The clutch on my â€˜96 LT4 has been getting progressively worse for the past few years, and now itâ€™s gotten bad enough that Iâ€™ve decided itâ€™s time to think seriously about how Iâ€™m going to fix it. Itâ€™ll hold for normal driving and while itâ€™s cold, but after it has gotten warmed up itâ€™ll slip with prodigious throttle input on the 4, 5 and 6 gears. I bet if this were an LT1 it wouldnâ€™t even have this problem, itâ€™s just not up to the task for a strong LT4. I bought this car at 126k and have driven it for another 30k like someone who knows how a clutch works, but it had been through a lot of previous owners and since it goes like stink Iâ€™m betting the clutch has been abused along the way. I doubt it is the original and I have no way to know what itâ€™s been replaced with.
Iâ€™ve done clutch jobs on transverse setups before, but this will be my first longitudinal. Iâ€™m aware of this being a dual-mass setup and that youâ€™re supposed to replace everything including the expensive (>$1000) dual-mass flywheel, but that seems excessive for my situation. In the past Iâ€™ve been able to clean up the flywheel with some fine sandpaper, air-powered polishing pads like what I use to clean up cylinder heads, and/or a rotary wire brush on a drill. In light of how minor my issue is, I am hoping that a flywheel cleanup and a new clutch disc and/or pressure plate will take care of it.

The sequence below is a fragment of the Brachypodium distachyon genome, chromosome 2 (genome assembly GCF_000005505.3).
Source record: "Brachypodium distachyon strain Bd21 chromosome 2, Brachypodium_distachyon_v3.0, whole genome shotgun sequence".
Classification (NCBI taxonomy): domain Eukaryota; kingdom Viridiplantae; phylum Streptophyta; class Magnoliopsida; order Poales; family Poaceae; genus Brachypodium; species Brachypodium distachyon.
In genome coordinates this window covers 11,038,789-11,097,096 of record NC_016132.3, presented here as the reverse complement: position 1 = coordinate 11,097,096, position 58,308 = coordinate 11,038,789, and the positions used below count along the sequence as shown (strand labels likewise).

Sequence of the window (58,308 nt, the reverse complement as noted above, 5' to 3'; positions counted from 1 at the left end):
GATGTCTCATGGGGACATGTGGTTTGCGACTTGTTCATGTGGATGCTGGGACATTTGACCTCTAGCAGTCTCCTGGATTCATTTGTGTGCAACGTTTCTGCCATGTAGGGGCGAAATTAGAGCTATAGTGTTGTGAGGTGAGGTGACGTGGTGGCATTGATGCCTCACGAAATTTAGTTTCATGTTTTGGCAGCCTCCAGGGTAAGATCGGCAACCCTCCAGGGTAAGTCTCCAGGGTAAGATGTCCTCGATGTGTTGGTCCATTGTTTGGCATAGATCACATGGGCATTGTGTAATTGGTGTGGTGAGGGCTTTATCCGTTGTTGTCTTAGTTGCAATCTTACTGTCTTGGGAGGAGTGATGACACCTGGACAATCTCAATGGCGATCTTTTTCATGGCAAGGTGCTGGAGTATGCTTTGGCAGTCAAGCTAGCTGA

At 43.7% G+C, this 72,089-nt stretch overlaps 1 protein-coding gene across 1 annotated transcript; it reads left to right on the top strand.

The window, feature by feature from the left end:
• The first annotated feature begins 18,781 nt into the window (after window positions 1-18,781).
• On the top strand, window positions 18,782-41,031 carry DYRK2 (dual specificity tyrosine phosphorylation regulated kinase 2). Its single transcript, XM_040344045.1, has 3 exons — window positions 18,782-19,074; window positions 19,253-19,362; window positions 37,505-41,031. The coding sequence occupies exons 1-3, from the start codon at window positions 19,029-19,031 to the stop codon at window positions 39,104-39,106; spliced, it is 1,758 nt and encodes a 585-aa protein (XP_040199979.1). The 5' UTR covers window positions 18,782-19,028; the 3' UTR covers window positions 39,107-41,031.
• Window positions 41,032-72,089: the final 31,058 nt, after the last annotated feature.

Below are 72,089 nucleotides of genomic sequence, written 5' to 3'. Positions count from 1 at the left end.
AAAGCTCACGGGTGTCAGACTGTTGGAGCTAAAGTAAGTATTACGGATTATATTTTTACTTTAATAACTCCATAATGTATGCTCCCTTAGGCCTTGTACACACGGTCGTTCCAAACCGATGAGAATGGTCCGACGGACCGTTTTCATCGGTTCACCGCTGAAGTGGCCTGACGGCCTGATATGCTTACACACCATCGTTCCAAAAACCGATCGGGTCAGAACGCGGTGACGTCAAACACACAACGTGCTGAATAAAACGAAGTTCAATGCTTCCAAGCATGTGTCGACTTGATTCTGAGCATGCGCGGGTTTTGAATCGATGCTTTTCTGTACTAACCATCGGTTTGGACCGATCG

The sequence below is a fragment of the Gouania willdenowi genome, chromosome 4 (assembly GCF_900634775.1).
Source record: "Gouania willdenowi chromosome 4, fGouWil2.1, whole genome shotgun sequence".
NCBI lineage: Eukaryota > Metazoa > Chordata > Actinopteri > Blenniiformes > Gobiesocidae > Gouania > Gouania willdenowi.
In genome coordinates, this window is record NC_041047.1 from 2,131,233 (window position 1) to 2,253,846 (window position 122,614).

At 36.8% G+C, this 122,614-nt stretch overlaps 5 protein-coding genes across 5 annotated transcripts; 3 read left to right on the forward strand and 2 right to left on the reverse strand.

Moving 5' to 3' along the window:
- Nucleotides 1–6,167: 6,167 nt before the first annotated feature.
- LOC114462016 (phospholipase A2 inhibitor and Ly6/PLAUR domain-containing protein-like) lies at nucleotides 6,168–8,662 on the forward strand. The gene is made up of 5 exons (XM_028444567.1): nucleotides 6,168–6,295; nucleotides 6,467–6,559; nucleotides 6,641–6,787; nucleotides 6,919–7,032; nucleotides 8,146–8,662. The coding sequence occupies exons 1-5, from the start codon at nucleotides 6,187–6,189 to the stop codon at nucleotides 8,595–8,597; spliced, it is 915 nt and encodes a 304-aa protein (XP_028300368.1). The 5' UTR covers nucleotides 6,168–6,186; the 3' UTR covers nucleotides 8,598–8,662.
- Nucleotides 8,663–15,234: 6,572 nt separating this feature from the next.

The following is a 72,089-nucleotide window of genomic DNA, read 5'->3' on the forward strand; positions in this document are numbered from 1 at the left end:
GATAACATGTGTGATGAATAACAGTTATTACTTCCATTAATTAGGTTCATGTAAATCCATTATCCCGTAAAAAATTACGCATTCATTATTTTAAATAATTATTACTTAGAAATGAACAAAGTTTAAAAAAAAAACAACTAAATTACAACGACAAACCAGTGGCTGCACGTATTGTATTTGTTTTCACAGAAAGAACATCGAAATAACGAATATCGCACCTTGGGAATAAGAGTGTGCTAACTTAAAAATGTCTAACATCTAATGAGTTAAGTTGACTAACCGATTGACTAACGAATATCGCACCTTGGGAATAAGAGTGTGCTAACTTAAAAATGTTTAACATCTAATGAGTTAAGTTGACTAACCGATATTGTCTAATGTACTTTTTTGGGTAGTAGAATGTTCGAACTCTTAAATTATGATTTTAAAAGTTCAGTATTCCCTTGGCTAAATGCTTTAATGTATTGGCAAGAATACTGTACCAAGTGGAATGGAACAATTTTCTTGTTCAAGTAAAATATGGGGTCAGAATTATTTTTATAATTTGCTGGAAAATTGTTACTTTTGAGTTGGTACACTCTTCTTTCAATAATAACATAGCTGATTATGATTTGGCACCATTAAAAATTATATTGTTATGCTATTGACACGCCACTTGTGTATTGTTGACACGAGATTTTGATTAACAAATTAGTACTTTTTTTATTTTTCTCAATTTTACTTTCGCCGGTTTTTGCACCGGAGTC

It takes a lot of coordination and planning to make a project of this scale happen. I got the clutch kit on closeout at RockAuto in a Beck/Arnley box, but to my great satisfaction inside was a VALEO. With that part out of the way, next came the question of where to do it.
My friendâ€™s shop I would need to use for this was tied up until the LeMons race at Thunderhill last weekend and I couldnâ€™t really work on it until that was over. I got it torn down during the past week and what an adventure itâ€™s been. Itâ€™s going to be tough to get it back together as nearly every exhaust fastener broke taking it apart.
I finally finished getting the trans and clutch out of the car, and I never could have guessed what went wrong. Of course, both the pressure plate and flywheel were badly burned. But the real surprise was the clutch disc itself, which pointed to an unlikely culprit for the cause of all this.
The first strange thing about the clutch disc was that it actually looked pretty good. No burns, no shiny spots on the pressure plate side, and plenty of thickness before it got to the rivets. But on the flywheel side, it looked like an LP record: the outer 1/8â€³ was shiny, and the radial grooves across it were worn unevenly. I had a hunch what this meant, and a straightedge confirmed it: the flywheel had warped into a concave, dish shape.
I will not be attempting to resurface it. Iâ€™m checking for a quality used part first then ordering one from RockAuto if nothing turns up.